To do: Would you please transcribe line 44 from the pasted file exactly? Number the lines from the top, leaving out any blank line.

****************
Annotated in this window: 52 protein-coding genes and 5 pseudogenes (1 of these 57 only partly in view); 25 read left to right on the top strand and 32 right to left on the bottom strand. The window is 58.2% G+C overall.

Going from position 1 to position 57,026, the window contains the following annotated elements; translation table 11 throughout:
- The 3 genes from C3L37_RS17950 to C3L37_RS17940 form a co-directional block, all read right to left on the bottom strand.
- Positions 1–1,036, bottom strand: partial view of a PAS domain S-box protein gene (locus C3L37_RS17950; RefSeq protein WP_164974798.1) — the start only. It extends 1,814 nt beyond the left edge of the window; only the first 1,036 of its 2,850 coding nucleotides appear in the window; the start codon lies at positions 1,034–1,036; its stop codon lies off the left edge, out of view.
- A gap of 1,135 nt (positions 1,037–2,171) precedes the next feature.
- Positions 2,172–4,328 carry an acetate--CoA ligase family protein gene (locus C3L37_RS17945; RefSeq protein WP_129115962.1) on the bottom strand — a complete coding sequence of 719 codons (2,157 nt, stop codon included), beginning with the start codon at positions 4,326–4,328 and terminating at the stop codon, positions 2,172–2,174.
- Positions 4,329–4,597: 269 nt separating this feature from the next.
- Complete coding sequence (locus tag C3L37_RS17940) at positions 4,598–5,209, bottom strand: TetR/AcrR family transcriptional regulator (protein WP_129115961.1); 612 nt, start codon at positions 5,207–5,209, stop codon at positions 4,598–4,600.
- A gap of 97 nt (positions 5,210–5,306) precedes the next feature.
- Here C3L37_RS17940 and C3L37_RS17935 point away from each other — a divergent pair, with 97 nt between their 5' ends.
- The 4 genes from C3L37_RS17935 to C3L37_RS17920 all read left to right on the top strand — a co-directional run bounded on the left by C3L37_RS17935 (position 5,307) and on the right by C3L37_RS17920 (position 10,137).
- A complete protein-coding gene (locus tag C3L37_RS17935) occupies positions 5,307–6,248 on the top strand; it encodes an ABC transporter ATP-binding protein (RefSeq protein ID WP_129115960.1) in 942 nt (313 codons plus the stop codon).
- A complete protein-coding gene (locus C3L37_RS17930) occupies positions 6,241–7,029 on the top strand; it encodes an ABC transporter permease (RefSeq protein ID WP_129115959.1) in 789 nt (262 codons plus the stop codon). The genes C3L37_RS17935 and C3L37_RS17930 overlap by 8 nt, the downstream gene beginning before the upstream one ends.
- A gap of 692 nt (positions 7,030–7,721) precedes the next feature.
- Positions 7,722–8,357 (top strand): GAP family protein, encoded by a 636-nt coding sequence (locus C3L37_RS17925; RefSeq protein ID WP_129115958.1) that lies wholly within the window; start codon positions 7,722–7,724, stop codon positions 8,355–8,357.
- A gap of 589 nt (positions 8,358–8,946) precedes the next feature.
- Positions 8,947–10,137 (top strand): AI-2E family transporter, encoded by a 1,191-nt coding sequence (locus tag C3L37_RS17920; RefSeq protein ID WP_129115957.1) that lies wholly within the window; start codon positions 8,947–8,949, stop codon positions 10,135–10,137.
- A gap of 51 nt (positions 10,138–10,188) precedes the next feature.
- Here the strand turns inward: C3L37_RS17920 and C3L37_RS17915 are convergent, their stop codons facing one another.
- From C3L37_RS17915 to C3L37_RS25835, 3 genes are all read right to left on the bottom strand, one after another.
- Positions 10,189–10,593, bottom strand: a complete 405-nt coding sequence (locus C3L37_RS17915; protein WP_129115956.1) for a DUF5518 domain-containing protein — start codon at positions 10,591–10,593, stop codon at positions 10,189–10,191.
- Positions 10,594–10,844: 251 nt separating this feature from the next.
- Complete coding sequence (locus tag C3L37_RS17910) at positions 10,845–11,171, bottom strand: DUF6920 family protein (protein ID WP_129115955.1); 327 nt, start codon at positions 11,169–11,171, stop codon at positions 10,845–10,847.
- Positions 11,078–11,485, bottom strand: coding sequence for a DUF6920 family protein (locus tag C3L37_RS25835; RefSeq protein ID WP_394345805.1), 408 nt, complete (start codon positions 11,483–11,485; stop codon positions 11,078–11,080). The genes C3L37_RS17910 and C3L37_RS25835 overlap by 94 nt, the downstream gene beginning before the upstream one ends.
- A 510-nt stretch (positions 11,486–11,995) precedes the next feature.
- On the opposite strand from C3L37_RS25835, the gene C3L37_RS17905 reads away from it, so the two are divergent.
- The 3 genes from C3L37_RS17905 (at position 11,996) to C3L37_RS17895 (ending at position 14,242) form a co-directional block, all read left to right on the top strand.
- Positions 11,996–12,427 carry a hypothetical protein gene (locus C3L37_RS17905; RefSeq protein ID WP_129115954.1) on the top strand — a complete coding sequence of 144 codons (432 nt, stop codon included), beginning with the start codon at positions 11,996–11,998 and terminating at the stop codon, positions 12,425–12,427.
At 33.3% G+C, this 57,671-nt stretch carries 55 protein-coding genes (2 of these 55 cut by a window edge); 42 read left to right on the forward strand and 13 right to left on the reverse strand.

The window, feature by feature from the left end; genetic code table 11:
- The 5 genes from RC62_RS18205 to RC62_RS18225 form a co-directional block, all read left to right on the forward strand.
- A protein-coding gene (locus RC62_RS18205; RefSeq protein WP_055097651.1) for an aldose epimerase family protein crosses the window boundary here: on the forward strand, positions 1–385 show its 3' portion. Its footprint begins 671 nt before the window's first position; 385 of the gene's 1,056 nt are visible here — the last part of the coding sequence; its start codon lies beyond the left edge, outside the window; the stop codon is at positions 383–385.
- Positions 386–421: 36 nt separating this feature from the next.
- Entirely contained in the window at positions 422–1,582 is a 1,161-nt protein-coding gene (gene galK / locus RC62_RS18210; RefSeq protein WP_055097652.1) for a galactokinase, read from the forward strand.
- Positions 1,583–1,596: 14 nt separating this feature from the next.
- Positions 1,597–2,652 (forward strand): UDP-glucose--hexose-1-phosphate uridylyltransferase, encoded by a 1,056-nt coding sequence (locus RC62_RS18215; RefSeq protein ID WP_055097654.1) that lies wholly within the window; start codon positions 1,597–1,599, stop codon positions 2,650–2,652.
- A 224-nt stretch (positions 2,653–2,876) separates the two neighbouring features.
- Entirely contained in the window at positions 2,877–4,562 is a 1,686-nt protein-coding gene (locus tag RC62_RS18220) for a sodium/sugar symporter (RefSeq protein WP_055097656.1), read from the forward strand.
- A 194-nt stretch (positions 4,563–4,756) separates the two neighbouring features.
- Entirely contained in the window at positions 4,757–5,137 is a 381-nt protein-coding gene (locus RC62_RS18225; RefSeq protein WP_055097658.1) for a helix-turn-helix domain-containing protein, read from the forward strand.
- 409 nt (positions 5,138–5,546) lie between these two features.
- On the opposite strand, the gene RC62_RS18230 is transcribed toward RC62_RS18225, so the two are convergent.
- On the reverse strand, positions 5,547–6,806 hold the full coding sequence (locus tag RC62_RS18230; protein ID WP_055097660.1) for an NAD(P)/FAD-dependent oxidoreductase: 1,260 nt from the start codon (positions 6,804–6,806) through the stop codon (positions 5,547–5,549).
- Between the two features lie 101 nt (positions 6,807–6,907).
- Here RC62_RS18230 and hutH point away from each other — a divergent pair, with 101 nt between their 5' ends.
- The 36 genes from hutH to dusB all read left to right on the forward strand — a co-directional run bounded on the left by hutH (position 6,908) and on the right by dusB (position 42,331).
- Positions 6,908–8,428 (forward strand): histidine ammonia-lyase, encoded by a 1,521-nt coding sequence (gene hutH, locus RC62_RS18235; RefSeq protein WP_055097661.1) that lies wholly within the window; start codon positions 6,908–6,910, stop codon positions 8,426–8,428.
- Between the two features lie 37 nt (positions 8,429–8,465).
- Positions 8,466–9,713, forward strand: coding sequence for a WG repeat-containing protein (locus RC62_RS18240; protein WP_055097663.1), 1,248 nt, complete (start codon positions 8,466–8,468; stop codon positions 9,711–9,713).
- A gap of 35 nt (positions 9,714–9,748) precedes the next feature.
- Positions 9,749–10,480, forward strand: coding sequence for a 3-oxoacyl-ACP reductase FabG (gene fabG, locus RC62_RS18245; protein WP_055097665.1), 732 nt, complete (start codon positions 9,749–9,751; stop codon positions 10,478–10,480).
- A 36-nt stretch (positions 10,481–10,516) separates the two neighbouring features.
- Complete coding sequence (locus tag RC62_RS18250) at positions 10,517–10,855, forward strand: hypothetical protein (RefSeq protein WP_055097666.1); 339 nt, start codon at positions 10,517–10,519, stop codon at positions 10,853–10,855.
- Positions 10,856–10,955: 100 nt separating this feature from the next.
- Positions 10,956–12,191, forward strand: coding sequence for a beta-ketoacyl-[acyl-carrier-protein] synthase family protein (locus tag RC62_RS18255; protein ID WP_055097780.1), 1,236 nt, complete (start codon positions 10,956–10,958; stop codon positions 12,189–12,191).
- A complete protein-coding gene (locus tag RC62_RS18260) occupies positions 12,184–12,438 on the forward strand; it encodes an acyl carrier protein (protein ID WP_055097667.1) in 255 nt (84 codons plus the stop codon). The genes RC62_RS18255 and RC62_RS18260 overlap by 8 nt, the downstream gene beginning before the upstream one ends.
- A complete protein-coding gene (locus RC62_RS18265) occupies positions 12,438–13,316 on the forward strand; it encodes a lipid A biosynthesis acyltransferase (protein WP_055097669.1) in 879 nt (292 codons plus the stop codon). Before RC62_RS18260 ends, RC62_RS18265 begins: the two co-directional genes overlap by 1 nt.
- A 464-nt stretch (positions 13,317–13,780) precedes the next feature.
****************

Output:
- Between the two features lie 101 nt (positions 6,807–6,907).